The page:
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Posts Tagged ‘transformation’

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The Kingdom of Heaven is Like…

He put before them another parable: “The kingdom of heaven is like a mustard seed that someone took and sowed in his field; it is the smallest of all the seeds, but when it has grown it is the greatest of shrubs and becomes a tree, so that the birds of the air come and make nests in its branches.”     Matthew 13:31-32

Jesus’ initial instruction to us is to repent, or to change the direction of our life. The purpose of repentance is to enter the kingdom of heaven. The next logical question is, “What is the kingdom of heaven like?” The image I received from my childhood was that heaven was somewhere up in the sky where there were many long-dead relatives, along with angels playing harps while floating on clouds. It made me think of family reunions as a child, minus the angels, and it was hardly a compelling image for me at the time. The thought of spending an eternity there made me wonder about my other options.

Jesus paints a completely different picture of heaven, however. In Matthew 13, he tells a number of parables about the kingdom. In 13:18-23 he compares a planter sowing seeds in different types of soil to different people hearing the word of the kingdom. Some will receive the message as a seed sown in fertile soil and enter the kingdom. In the parable quoted above, Jesus compares the kingdom to a tiny mustard seed that grows into a tree. In 13:33, he compares the kingdom to yeast added to flour. In 13:44, he compares heaven to “treasure hidden in a field”; in 13:45, the kingdom is like a “pearl of great value.” In 13:47, he compares it to a “net that was thrown into the sea and caught fish of every kind.” An obvious question is this: “What do these analogies tell us about the kingdom of God?”

My first observation is that the kingdom of God is not a static point or place in time. In the parables of the sower, the mustard seed, and the leaven, the example used is something that is grown into over time. Like a plant growing to maturity, the kingdom dweller is dynamic, forever changing, and evolving into new versions of itself. Patience is necessary.

A second observation is that the kingdom is a life-multiplier. Particularly in the yeast parable, but also in the seed parables, the analogy indicates that accessing the kingdom enhances whatever is happening in life in positive ways. Without yeast, bread may still be bread, but it will not rise or be nearly as tasty as it would otherwise be. Without yeast, bread is also left sterile, meaning it cannot generate additional loaves of bread from itself. This is further illustrated in the parable of the sower when the seed is sown on fertile soil and the seed multiplies. Likewise, in the story of the net, this kingdom net catches many fish of every kind and size. The kingdom of heaven, like yeast, soil, and a good fishing net, improves the state of, bounty from, and diversity in our lives.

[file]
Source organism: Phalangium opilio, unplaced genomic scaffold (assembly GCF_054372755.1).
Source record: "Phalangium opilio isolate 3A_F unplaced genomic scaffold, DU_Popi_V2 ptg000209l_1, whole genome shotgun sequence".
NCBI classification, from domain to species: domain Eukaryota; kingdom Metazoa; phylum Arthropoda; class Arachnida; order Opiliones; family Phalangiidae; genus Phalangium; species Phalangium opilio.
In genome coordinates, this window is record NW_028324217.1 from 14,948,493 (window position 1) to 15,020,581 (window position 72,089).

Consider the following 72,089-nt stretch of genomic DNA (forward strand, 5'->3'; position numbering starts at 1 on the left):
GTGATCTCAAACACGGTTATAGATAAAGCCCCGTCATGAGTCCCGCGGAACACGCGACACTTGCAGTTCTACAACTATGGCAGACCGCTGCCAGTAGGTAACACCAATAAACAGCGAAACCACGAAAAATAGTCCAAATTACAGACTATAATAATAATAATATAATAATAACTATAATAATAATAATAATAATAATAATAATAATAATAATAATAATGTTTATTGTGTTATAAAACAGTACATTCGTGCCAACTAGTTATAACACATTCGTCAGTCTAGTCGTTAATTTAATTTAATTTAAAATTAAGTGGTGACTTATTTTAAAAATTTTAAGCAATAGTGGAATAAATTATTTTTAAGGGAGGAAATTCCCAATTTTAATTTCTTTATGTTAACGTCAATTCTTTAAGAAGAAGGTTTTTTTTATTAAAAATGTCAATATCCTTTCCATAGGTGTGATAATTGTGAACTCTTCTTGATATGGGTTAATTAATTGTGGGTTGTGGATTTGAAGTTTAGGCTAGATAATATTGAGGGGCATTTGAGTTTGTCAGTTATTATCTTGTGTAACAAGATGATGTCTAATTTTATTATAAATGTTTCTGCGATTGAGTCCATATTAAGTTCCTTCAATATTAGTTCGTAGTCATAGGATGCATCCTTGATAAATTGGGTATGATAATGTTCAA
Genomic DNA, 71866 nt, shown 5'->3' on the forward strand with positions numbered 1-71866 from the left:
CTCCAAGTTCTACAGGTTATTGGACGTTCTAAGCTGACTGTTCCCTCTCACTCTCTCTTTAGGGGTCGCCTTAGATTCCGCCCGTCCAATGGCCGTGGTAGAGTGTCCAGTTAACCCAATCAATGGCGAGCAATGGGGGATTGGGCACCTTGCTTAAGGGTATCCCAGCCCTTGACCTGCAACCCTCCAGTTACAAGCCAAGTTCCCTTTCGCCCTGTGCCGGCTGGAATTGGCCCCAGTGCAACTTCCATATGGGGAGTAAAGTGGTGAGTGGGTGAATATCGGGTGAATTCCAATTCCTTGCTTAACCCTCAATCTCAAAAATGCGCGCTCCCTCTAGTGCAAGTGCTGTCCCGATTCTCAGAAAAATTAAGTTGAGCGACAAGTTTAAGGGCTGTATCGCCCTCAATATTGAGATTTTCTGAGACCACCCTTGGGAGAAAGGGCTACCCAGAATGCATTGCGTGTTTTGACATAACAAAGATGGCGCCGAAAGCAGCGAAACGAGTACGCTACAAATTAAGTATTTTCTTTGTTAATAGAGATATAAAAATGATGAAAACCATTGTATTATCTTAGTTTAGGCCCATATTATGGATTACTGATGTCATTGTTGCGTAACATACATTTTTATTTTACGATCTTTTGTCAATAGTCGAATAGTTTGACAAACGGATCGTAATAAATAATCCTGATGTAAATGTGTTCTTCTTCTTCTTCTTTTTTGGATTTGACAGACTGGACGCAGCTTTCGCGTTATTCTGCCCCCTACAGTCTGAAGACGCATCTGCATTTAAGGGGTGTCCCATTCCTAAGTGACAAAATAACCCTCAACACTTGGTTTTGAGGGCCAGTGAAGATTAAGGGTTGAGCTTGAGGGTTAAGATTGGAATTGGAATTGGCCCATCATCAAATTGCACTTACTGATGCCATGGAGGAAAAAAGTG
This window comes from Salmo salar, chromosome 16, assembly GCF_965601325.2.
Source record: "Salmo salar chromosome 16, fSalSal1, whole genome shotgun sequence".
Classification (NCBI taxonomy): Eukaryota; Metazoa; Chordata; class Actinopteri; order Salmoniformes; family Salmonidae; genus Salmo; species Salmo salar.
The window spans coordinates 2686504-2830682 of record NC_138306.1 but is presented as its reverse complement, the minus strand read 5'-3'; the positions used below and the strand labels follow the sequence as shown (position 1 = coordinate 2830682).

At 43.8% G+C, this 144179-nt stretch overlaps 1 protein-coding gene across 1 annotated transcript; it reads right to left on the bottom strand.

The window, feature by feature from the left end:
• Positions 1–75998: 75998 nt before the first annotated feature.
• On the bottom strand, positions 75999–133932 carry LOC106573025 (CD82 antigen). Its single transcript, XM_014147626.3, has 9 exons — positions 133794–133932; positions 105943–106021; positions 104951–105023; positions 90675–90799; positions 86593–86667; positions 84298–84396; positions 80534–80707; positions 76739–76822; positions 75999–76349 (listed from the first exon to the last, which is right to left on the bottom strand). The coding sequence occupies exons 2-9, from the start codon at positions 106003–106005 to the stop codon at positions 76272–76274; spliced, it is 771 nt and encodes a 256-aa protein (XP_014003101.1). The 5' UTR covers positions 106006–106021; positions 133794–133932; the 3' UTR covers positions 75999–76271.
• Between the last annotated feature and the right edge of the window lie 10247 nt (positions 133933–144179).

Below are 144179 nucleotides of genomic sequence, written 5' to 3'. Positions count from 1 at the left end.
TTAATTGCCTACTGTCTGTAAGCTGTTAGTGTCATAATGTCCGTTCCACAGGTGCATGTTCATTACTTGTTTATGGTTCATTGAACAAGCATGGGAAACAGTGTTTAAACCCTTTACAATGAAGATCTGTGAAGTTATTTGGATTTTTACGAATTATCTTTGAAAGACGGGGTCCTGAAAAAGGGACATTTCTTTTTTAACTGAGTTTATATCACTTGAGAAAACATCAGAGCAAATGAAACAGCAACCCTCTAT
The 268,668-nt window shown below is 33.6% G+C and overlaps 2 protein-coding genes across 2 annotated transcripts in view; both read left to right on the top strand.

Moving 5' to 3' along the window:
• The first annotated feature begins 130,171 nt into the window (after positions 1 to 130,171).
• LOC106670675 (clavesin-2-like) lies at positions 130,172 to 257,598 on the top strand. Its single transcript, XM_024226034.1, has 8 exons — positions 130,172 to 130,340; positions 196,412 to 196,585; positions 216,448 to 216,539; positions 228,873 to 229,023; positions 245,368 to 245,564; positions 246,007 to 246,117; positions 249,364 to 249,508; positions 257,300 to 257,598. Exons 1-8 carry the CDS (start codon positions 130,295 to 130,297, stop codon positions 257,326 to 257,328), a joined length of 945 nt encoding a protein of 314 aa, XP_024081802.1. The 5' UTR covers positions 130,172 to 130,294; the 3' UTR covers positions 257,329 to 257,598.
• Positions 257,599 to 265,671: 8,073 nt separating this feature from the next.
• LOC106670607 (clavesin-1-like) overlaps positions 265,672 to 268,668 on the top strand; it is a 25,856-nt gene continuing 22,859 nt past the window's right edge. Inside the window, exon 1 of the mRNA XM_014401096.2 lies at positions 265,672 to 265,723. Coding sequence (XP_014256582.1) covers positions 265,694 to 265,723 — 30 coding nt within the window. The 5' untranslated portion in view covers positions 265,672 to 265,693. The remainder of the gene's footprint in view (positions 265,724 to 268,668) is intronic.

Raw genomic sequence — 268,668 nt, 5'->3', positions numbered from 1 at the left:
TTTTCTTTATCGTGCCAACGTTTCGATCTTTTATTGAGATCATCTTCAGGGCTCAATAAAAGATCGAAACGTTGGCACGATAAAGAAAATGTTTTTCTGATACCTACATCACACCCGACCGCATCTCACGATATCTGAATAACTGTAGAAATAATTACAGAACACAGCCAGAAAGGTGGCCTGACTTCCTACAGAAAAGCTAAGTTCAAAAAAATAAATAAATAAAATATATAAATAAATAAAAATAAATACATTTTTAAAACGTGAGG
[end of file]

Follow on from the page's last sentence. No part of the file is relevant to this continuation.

A third observation is that the kingdom, once experienced, becomes the most valuable part of our lives. In the parables of the pearl of great value and the hidden treasure, the possessors of the pearl and treasure give up everything else in order to attain this one treasure. Their sole focus becomes the kingdom.

Finally, the kingdom of God is about the here and now. It is not some faraway place up in the clouds. Jesus uses everyday examples and explains the impact of the kingdom on regular, daily activities. It under girds and supports our lives, just as the mustard seed transforms into a tree and provides shelter for birds.

Entering the kingdom means experiencing our world in a new way. It does not necessarily change our profession, our health, our finances, or any of the material particulars of our lives. What it changes is our perspective, assuring us of a larger, beneficent life surrounding us, and that can lead to astronomical changes in the life we experience going forward. Far from being a family-reunion-in-the-sky, the kingdom is about our lives today! It takes the life we have and makes it joyful, richer, more productive, more loving, and more fulfilling. The kingdom of God is not a place we go, but a unity we become as we learn to see others through and to be seen by the unfathomably loving gaze of God.